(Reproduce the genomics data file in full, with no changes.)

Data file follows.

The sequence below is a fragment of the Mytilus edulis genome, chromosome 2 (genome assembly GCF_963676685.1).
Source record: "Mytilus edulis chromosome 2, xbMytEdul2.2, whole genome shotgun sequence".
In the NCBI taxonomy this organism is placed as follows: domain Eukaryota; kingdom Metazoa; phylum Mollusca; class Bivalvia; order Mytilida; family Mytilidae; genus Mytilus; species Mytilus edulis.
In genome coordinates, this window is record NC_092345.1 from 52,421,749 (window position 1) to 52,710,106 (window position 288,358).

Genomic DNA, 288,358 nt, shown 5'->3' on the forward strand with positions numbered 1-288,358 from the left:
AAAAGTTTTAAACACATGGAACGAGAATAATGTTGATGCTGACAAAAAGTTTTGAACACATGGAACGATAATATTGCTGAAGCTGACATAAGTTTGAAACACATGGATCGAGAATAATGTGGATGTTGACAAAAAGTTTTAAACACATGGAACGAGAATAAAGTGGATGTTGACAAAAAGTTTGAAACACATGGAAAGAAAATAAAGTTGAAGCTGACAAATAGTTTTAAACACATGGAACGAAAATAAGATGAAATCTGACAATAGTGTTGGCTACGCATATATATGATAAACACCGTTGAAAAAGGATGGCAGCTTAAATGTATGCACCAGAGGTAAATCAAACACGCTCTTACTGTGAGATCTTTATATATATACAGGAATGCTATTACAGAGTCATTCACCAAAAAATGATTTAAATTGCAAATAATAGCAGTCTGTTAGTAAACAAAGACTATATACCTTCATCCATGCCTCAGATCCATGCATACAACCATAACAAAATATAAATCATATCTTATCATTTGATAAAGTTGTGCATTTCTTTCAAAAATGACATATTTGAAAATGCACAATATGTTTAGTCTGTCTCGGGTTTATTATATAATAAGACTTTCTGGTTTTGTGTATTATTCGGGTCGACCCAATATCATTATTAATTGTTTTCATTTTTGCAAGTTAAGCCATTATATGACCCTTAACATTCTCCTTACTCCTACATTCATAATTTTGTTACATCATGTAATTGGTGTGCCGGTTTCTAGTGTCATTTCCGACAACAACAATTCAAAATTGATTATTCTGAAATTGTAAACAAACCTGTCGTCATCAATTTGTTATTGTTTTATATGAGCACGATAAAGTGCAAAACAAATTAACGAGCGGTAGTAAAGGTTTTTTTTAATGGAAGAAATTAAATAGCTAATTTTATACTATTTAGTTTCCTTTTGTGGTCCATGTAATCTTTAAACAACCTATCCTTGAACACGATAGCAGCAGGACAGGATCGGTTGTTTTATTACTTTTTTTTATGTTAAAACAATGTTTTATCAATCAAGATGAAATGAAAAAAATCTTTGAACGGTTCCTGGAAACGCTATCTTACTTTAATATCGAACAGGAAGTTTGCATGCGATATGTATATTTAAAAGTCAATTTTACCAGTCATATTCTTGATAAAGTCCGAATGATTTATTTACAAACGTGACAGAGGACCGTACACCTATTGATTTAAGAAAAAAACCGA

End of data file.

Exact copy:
The sequence below is a fragment of the Mytilus edulis genome, chromosome 2 (genome assembly GCF_963676685.1).
Source record: "Mytilus edulis chromosome 2, xbMytEdul2.2, whole genome shotgun sequence".
In the NCBI taxonomy this organism is placed as follows: domain Eukaryota; kingdom Metazoa; phylum Mollusca; class Bivalvia; order Mytilida; family Mytilidae; genus Mytilus; species Mytilus edulis.
In genome coordinates, this window is record NC_092345.1 from 52,421,749 (window position 1) to 52,710,106 (window position 288,358).

Genomic DNA, 288,358 nt, shown 5'->3' on the forward strand with positions numbered 1-288,358 from the left:
AAAAGTTTTAAACACATGGAACGAGAATAATGTTGATGCTGACAAAAAGTTTTGAACACATGGAACGATAATATTGCTGAAGCTGACATAAGTTTGAAACACATGGATCGAGAATAATGTGGATGTTGACAAAAAGTTTTAAACACATGGAACGAGAATAAAGTGGATGTTGACAAAAAGTTTGAAACACATGGAAAGAAAATAAAGTTGAAGCTGACAAATAGTTTTAAACACATGGAACGAAAATAAGATGAAATCTGACAATAGTGTTGGCTACGCATATATATGATAAACACCGTTGAAAAAGGATGGCAGCTTAAATGTATGCACCAGAGGTAAATCAAACACGCTCTTACTGTGAGATCTTTATATATATACAGGAATGCTATTACAGAGTCATTCACCAAAAAATGATTTAAATTGCAAATAATAGCAGTCTGTTAGTAAACAAAGACTATATACCTTCATCCATGCCTCAGATCCATGCATACAACCATAACAAAATATAAATCATATCTTATCATTTGATAAAGTTGTGCATTTCTTTCAAAAATGACATATTTGAAAATGCACAATATGTTTAGTCTGTCTCGGGTTTATTATATAATAAGACTTTCTGGTTTTGTGTATTATTCGGGTCGACCCAATATCATTATTAATTGTTTTCATTTTTGCAAGTTAAGCCATTATATGACCCTTAACATTCTCCTTACTCCTACATTCATAATTTTGTTACATCATGTAATTGGTGTGCCGGTTTCTAGTGTCATTTCCGACAACAACAATTCAAAATTGATTATTCTGAAATTGTAAACAAACCTGTCGTCATCAATTTGTTATTGTTTTATATGAGCACGATAAAGTGCAAAACAAATTAACGAGCGGTAGTAAAGGTTTTTTTTAATGGAAGAAATTAAATAGCTAATTTTATACTATTTAGTTTCCTTTTGTGGTCCATGTAATCTTTAAACAACCTATCCTTGAACACGATAGCAGCAGGACAGGATCGGTTGTTTTATTACTTTTTTTTATGTTAAAACAATGTTTTATCAATCAAGATGAAATGAAAAAAATCTTTGAACGGTTCCTGGAAACGCTATCTTACTTTAATATCGAACAGGAAGTTTGCATGCGATATGTATATTTAAAAGTCAATTTTACCAGTCATATTCTTGATAAAGTCCGAATGATTTATTTACAAACGTGACAGAGGACCGTACACCTATTGATTTAAGAAAAAAACCGA